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Excerpt from Oral History Interview with Leslie Thorbs, May 30, 2001. Interview K-0589. Southern Oral History Program Collection (#4007) See Entire Interview >>

Educational experiences

Thorbs describes his educational experiences. Thorbs only completed school through the third grade and he recalls that he and other children in the community often skipped their classes to go play or to help on the farm. As an adult, Thorbs explains that he can recognize many letters, but can only write his name. Thorbs's comments here suggest that his education experiences were fairly typical for children in similar socioeconomic circumstances during the late 1920s and early 1930s.

Citing this Excerpt

Oral History Interview with Leslie Thorbs, May 30, 2001. Interview K-0589. Southern Oral History Program Collection (#4007) in the Southern Oral History Program Collection, Southern Historical Collection, Wilson Library, University of North Carolina at Chapel Hill.

Full Text of the Excerpt

LEDA HARTMAN:
Did you go to school? Did you have time?
LESLIE THORBS:
Yeah, I went to school, but back then children didn't think there was going to be any such day like today. Really I didn't get any farther than the third grade. Lots of time we children, instead of going to school, we'd go up there because we had to go through across DuPont up there by the store and go around the woods there and go up. A lot of days we'd go up there and sit down until school was out and come on back home. That's the truth. [We were] bad children, bad. Back along then, I didn't think there would be any days like today. If I had known there were going to be days like today, I'd have been like my mama told me. I'd have been going to school and learned something. I have had chances at some good jobs, just as good as you can get around here, but I just didn't have the learning.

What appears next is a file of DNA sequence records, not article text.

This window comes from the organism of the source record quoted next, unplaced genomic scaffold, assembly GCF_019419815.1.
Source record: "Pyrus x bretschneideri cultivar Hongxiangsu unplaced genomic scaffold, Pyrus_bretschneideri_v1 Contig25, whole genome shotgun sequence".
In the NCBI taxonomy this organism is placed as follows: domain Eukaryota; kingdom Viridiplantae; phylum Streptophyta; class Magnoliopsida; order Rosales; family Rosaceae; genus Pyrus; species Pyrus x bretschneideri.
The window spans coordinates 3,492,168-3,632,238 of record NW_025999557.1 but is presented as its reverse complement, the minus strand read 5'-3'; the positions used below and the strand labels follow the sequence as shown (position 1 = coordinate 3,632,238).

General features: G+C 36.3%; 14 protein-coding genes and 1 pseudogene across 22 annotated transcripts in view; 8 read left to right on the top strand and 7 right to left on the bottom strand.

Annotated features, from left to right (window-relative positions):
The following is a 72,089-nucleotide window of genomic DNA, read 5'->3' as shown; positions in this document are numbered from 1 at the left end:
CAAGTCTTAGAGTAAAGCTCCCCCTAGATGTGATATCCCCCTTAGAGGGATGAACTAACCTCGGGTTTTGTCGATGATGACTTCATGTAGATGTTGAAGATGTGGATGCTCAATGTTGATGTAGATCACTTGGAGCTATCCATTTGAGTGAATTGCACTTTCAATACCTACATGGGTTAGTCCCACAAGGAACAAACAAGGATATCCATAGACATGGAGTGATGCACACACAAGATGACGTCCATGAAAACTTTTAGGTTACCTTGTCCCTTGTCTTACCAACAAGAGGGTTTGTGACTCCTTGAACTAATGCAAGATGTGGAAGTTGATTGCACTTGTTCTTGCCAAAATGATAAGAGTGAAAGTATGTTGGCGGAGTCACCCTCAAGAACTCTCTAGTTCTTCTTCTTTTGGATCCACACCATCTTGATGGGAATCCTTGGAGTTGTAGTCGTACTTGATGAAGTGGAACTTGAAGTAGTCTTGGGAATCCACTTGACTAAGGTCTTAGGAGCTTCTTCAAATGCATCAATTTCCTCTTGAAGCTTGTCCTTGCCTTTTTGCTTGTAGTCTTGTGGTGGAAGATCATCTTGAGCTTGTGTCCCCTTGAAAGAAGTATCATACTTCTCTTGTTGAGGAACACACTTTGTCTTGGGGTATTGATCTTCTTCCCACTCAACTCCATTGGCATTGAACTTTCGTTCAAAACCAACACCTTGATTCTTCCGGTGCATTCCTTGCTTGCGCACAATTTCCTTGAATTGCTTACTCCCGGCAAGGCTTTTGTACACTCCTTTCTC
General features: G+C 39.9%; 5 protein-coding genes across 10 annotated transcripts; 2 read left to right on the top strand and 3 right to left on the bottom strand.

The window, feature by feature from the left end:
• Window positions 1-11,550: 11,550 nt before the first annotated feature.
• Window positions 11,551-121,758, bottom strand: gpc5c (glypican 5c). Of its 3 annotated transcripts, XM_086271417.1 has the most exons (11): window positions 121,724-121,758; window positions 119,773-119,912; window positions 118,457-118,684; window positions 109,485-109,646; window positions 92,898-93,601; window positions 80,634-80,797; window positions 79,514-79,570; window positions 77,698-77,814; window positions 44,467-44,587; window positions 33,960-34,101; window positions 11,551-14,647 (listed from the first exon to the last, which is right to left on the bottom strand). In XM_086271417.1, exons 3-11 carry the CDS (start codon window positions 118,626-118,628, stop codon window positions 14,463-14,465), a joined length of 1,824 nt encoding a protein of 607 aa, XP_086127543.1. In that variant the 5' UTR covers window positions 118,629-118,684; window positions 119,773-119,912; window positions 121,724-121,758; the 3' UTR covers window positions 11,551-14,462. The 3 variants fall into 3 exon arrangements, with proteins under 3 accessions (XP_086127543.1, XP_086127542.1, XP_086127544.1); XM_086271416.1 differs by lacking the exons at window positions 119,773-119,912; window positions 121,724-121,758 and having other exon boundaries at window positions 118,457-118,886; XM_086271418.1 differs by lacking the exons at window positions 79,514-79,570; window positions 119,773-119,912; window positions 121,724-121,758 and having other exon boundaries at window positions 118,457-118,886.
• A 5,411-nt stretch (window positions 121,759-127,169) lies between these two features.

LEDA HARTMAN:
In your day you thought you didn't need to go to school.
LESLIE THORBS:
That's the way it was. That's just the way it was. That's just what it was. There wasn't anything like it is now. Wasn't anything like it is now. I imagine children were finishing school down there, but there wasn't any such thing like college and stuff like that where I came up.
LEDA HARTMAN:
What did they expect you to do, just get a little bit of school and go to farming or what?
LESLIE THORBS:
That's right. Then to my daddy, he gotߞ. My daddy stayed sick about all the time when he was on the farm. Then when I wanted to go to school, we had to come out of school and go to work on the farm. That's just the way it was.
LEDA HARTMAN:
You mean after the school day ended.
LESLIE THORBS:
Yeah. I had to come out before school was ended because what happened, our daddy was sick and he couldn't get out. We had to go ahead and help him on the farm.
LEDA HARTMAN:
So is that part of the reason you didn't go beyond the third grade?
LESLIE THORBS:
That's it. That's it. Too children bad like children, I look at little children now. I get out and about. But then too, some of themߞ. Well, my grandchildren are just like I was, but I don't tell them that. Just I don't know how, but we were bad aboutߞ. We weren't bad about trying to fight the teachers or nothing like that, but children just out in the street playing, fighting and going on amongst themselves.
LEDA HARTMAN:
Not studying?
BETTY HOWES:
Children haven't changed much, have they?
LEDA HARTMAN:
No they haven't.
LESLIE THORBS:
Uh uh. Not studying any book.
LEDA HARTMAN:
Yeah. So can you read or write a lot or a little orߞ?
LESLIE THORBS:
No, I can't do anything but print my name.
LEDA HARTMAN:
Uh uh.
LESLIE THORBS:
But it's a lot of letters I see now. I can spell, and there's a lot of them I see. I can't spell, but I really believe now, if I had have gone to school, I really believe I would've learned something.